Based on the sample size of each area, a number of points were randomly selected on the map of the area, which served as the starting point of each cluster in data collection. The researchers attended the selected points, stood facing north, and started data collection from the first household on their right. Following that, data were collected from all houses continually until the samples of the cluster were completed. If a selected individual was not willing or available to participate, another person would be selected from the other households within the same cluster.

Data collection

Data were collected on the sociodemographic characteristics and health literacy of the participants using a sociodemographic questionnaire and the IHLQ [8].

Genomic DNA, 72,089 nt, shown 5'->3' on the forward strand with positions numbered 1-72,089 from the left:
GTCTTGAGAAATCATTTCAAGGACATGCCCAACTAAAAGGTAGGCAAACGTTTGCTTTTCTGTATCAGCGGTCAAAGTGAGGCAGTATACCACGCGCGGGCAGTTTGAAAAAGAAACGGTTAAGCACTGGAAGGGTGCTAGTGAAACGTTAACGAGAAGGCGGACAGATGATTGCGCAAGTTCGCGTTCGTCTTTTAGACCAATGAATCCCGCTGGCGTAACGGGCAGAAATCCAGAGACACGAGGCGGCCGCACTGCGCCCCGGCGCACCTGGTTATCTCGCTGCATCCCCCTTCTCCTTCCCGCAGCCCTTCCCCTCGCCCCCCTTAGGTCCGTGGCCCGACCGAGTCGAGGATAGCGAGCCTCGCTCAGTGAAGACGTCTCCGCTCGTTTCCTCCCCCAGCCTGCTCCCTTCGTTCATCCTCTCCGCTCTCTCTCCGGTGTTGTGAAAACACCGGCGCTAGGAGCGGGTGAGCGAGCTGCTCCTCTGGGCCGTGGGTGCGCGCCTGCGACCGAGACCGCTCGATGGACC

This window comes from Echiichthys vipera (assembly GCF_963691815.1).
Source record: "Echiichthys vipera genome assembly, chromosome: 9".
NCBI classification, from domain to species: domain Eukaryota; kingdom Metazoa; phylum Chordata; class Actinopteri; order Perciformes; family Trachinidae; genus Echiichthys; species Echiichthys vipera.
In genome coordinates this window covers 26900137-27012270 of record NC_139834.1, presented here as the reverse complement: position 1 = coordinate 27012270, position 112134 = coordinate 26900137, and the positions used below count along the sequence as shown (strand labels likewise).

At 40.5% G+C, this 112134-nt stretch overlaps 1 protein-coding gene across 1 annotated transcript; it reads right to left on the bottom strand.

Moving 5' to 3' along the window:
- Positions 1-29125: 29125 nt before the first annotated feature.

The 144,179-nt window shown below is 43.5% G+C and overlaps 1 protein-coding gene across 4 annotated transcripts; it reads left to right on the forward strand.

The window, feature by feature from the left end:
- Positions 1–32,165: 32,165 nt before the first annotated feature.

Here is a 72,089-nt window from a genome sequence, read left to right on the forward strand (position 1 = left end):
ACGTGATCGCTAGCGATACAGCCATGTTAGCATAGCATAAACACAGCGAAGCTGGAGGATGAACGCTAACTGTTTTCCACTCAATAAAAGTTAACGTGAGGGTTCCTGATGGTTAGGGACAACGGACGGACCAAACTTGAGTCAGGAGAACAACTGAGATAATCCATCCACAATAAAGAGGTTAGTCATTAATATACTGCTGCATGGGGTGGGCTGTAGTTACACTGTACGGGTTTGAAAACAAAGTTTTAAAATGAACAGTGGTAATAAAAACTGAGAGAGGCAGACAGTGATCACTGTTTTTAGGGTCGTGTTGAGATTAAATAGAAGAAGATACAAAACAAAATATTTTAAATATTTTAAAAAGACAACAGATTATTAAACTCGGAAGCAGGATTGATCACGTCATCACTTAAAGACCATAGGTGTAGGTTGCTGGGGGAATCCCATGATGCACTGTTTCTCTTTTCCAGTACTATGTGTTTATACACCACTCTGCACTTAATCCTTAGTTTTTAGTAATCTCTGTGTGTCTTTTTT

The sociodemographic questionnaire consisted of sex items (male/female), age (year), education level (illiterate, primary- junior high school, high school diploma, academic), place of residence (urban/rural), and employment status (student, homemaker, retired, unemployed, self-employed, part-time job, employed). The IHLQ was used to collect the health literacy data of the participants. According to Haghdoust et al. the IHLQ has nine constructs, including reading skills, comprehension skills, interpretation/judgment skills, communication/decision-making skills, individual empowerment, social empowerment, health knowledge, health information access and health information use. Haghdoust et al. have also confirmed the reliability and validity of the IHLQ [8].